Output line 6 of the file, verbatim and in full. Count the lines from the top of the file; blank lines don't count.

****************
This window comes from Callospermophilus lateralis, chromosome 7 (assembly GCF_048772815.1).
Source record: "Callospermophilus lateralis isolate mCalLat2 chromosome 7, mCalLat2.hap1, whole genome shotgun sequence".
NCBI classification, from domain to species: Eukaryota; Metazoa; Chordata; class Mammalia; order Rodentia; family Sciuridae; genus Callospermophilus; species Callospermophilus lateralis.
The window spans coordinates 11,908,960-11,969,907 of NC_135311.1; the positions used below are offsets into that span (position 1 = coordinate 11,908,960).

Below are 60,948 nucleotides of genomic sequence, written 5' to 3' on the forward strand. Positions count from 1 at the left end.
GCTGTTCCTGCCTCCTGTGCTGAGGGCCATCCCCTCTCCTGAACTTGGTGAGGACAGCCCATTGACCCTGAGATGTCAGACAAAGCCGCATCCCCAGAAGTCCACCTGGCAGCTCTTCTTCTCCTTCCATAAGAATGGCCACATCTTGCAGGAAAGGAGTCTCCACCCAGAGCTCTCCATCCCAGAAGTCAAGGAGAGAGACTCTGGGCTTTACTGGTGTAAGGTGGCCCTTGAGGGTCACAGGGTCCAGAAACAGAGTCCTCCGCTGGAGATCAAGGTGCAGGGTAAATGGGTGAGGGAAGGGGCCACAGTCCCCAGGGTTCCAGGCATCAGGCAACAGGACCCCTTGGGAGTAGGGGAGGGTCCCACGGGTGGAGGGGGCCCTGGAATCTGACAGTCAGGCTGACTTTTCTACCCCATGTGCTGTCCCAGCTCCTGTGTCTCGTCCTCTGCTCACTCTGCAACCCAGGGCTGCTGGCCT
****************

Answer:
GCTGTTCCTGCCTCCTGTGCTGAGGGCCATCCCCTCTCCTGAACTTGGTGAGGACAGCCCATTGACCCTGAGATGTCAGACAAAGCCGCATCCCCAGAAGTCCACCTGGCAGCTCTTCTTCTCCTTCCATAAGAATGGCCACATCTTGCAGGAAAGGAGTCTCCACCCAGAGCTCTCCATCCCAGAAGTCAAGGAGAGAGACTCTGGGCTTTACTGGTGTAAGGTGGCCCTTGAGGGTCACAGGGTCCAGAAACAGAGTCCTCCGCTGGAGATCAAGGTGCAGGGTAAATGGGTGAGGGAAGGGGCCACAGTCCCCAGGGTTCCAGGCATCAGGCAACAGGACCCCTTGGGAGTAGGGGAGGGTCCCACGGGTGGAGGGGGCCCTGGAATCTGACAGTCAGGCTGACTTTTCTACCCCATGTGCTGTCCCAGCTCCTGTGTCTCGTCCTCTGCTCACTCTGCAACCCAGGGCTGCTGGCCT